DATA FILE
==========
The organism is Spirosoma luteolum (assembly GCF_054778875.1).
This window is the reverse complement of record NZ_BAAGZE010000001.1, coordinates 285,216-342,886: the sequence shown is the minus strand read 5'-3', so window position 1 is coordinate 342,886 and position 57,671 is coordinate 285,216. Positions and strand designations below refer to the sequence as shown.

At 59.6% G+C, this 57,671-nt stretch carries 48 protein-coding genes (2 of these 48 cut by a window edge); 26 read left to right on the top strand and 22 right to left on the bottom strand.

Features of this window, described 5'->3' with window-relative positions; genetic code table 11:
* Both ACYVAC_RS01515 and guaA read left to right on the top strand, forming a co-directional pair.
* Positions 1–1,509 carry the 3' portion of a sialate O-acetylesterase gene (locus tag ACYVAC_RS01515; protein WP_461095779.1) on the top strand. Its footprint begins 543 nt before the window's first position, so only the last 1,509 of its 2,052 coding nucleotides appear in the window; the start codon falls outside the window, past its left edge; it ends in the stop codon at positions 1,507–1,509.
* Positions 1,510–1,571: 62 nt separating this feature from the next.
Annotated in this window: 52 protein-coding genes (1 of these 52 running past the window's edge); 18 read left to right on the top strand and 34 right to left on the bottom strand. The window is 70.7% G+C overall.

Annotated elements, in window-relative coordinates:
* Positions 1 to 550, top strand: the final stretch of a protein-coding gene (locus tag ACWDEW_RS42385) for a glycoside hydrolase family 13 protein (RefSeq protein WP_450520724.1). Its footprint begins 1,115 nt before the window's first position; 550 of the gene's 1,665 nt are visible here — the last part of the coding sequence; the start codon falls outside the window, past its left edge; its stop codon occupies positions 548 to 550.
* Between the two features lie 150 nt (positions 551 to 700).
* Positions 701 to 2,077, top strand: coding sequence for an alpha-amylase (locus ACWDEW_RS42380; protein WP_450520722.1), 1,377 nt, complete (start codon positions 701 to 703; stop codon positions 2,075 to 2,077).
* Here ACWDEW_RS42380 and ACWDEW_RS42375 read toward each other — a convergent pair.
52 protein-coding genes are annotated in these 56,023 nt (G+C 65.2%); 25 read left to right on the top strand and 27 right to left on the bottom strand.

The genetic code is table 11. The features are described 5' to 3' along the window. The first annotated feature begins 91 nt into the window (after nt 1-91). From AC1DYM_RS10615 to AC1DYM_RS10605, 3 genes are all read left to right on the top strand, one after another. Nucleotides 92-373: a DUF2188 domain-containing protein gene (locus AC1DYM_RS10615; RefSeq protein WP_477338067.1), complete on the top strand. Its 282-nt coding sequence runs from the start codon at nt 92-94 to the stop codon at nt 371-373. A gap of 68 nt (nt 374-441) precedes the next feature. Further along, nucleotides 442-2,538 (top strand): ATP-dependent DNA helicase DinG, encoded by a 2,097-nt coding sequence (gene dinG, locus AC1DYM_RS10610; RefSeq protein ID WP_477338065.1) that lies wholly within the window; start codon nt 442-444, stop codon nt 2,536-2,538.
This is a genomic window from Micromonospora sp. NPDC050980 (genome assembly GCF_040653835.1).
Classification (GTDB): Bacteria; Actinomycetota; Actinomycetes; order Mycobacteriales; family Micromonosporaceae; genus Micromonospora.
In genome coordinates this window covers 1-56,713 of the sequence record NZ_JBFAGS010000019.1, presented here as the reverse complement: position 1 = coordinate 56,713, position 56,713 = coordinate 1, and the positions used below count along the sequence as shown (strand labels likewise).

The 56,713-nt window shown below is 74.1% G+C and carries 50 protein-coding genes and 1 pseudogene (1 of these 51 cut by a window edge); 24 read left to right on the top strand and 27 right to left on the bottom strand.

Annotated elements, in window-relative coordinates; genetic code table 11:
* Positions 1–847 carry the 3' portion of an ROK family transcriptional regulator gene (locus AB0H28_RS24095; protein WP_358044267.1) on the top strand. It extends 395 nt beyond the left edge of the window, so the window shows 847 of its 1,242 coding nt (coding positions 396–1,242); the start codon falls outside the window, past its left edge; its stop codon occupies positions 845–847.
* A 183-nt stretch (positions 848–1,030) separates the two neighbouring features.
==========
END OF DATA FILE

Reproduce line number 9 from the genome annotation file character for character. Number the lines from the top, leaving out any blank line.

Annotated elements, in window-relative coordinates: